What to Know about Wrongful Death Lawsuits
Dealing with the death of a loved one is hard enough without having to deal with a wrongful death lawsuit. These take place due to someone’s death either caused by negligence or through intentional harm. Wrongful death claims allow the estate of the deceased person to file a lawsuit against the party who is legally liable for the death. Robinson, Seiler, Anderson & Fife, LC.’s personal injury attorneys in Provo can help walk you through the process of a wrongful death lawsuit. Below are some facts to help you to get a better understanding of what is involved in the process.
When you can file for a Wrongful Death Claim
There are specific instances in which you can file for a wrongful death claim. It usually occurs as the result of either negligence or an intentional harmful act on the part of the defendant. This can occur in a variety of situations, including:
- When the victim is intentionally killed
- When the victim dies as a result of medical malpractice
- Car accident fatalities involving negligence
These are just a few examples of what can qualify as a wrongful death claim. Talking with the personal injury attorneys at Robinson, Seiler, Anderson & Fife, LC. in Provo can help you to determine if you have a substantial case.
Evidence Needed in a Case
When it comes to proving negligence in a wrongful death case you must prove that the defendant owed the decedent a duty of “due care,” also meaning it is essentially a duty to do something to keep another person safe, or refrain from doing something that would harm another person. The plaintiff must next prove that the breach of duty actually caused the decedent’s harm. The plaintiff then must prove that the decedent actually suffered damages. In a wrongful death case, if breach of duty and causation exist, damages will be presumed for obvious reasons (i.e. the injured person was killed).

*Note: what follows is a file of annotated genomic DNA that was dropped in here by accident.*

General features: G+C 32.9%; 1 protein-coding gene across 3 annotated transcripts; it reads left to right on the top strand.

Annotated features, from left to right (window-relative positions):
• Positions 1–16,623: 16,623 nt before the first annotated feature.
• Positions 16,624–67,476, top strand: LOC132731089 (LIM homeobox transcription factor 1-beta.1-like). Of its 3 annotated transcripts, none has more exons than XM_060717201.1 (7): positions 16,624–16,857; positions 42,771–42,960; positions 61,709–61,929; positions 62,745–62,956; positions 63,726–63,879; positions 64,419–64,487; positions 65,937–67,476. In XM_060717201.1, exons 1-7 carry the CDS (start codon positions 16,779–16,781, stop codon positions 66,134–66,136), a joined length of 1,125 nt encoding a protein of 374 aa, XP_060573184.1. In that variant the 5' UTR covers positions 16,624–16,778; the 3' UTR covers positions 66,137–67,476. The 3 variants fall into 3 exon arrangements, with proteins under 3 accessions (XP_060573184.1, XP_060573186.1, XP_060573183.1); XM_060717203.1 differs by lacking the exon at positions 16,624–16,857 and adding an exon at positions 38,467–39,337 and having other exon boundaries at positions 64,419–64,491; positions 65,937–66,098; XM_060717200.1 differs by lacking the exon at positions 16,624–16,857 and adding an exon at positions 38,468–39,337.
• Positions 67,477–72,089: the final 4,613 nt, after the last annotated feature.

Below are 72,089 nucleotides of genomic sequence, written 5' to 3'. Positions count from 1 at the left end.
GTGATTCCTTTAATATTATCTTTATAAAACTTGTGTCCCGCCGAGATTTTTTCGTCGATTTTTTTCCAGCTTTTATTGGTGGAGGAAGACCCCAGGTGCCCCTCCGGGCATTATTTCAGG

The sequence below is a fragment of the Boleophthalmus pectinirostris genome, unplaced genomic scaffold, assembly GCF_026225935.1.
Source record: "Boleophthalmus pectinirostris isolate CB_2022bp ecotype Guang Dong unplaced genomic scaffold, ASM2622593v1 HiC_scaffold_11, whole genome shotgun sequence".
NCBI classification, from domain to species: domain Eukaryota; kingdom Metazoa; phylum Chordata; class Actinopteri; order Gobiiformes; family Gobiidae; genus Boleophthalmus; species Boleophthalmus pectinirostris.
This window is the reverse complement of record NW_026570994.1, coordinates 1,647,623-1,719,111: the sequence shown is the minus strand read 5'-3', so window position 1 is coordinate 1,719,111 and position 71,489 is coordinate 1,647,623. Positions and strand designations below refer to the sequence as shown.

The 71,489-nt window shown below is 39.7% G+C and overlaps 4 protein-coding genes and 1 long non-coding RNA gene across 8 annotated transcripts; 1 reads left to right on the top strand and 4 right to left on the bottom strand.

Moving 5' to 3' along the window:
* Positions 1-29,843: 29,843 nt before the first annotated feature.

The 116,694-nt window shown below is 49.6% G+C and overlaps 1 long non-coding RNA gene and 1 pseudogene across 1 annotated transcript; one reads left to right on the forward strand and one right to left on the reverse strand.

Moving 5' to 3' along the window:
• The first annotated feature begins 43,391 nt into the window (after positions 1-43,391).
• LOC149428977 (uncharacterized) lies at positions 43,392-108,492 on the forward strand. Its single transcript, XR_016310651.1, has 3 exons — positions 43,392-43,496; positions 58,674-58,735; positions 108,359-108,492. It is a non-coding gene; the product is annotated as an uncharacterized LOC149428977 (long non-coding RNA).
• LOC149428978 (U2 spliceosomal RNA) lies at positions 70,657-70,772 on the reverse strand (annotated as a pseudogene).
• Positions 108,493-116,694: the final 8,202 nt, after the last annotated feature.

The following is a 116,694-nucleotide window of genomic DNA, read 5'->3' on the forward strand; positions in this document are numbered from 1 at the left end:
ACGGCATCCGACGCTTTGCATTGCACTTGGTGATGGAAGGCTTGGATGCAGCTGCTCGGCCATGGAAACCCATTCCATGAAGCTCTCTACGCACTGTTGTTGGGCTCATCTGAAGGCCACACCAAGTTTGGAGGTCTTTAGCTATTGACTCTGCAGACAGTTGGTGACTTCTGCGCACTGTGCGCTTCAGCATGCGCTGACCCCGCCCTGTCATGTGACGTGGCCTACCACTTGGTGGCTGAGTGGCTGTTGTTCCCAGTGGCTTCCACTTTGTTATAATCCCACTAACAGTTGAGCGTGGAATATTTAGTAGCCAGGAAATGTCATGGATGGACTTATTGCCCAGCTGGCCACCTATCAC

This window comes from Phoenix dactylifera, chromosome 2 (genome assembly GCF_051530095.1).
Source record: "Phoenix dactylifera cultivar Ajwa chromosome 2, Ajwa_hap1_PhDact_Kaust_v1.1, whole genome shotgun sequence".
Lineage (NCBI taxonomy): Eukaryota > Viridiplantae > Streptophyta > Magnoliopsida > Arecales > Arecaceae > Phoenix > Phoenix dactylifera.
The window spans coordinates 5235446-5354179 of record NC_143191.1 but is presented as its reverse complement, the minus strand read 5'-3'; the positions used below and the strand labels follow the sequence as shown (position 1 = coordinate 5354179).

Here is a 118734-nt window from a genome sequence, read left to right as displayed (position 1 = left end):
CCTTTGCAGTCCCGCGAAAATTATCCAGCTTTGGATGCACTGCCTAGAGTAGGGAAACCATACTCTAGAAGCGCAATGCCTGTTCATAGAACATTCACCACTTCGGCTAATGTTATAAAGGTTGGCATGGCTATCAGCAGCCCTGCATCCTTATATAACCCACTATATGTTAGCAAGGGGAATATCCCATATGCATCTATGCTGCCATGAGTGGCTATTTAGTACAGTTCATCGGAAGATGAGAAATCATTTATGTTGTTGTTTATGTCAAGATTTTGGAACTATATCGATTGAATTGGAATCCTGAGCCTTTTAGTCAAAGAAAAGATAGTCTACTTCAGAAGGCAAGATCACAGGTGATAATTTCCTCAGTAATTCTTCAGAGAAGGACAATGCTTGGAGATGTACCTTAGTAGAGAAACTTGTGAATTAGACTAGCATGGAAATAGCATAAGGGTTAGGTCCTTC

Damages in a wrongful death claim — categories of losses for which a survivor might be able to receive compensation — include:
- the deceased person’s pre-death pain and suffering – called a survival claim in a wrongful death case.
- the medical costs that the deceased victim incurred as a result of the injury prior to death
- funeral and burial costs
- loss of the deceased person’s expected income
- loss of any inheritance as a result of the death
- value of the services that the deceased would have provided
- loss of care, guidance, and nurturing that the deceased would have provided
- loss of love and companionship, and
- loss of consortium.